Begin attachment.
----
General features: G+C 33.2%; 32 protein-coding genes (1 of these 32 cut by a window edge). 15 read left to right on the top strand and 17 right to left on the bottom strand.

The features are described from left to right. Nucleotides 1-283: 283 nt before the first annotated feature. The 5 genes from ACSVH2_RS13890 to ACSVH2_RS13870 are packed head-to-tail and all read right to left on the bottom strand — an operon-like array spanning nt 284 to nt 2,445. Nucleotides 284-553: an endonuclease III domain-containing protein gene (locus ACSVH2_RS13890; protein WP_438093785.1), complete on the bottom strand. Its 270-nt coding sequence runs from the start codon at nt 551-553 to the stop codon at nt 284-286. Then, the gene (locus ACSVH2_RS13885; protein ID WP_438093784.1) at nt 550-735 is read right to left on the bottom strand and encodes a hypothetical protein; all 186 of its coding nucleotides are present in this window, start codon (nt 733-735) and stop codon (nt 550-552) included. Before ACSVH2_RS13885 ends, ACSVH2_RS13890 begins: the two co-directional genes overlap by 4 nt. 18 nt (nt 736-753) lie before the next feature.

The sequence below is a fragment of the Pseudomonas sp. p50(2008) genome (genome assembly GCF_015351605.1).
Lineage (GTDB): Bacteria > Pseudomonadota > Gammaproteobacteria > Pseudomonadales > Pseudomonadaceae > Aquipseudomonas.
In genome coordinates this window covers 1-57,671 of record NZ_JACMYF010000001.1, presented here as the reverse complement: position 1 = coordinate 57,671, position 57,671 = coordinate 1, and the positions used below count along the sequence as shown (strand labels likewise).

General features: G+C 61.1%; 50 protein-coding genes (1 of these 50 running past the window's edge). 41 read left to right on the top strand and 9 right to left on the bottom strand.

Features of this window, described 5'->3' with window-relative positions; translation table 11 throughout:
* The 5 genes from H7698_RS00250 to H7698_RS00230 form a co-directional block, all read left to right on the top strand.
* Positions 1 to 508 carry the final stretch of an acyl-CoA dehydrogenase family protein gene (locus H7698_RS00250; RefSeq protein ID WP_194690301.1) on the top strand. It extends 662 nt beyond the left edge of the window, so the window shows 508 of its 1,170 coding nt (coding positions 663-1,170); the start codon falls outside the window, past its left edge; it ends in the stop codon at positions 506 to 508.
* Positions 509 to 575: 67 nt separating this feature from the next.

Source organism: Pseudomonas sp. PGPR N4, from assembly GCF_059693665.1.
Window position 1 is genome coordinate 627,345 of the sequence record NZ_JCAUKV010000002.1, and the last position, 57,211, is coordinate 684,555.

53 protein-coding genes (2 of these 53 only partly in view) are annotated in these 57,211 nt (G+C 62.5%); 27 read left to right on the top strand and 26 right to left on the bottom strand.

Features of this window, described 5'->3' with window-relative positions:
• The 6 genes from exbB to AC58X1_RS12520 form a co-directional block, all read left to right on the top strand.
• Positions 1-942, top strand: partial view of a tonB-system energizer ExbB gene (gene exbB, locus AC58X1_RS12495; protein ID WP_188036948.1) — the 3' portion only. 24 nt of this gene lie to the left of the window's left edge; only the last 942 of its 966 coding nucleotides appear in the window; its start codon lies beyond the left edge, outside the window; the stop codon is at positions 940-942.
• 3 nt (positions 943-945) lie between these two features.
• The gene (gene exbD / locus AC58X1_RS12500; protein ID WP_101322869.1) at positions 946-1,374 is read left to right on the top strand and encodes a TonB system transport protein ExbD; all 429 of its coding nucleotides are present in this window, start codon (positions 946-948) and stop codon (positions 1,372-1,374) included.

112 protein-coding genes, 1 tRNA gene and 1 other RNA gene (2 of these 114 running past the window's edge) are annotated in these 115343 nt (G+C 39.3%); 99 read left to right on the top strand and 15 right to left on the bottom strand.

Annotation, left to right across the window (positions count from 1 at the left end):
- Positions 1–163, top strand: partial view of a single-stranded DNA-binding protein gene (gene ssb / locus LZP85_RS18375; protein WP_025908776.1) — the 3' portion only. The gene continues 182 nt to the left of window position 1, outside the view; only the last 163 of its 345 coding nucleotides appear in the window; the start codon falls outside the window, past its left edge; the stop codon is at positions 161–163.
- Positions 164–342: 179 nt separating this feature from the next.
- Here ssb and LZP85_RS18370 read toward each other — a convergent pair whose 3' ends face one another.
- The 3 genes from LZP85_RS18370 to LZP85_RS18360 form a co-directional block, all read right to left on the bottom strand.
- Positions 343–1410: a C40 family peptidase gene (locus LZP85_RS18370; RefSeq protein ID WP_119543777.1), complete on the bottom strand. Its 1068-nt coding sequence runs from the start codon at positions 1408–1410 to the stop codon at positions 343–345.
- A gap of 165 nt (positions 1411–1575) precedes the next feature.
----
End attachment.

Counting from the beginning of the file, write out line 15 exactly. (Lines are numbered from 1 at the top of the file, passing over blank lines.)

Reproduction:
• The 6 genes from exbB to AC58X1_RS12520 form a co-directional block, all read left to right on the top strand.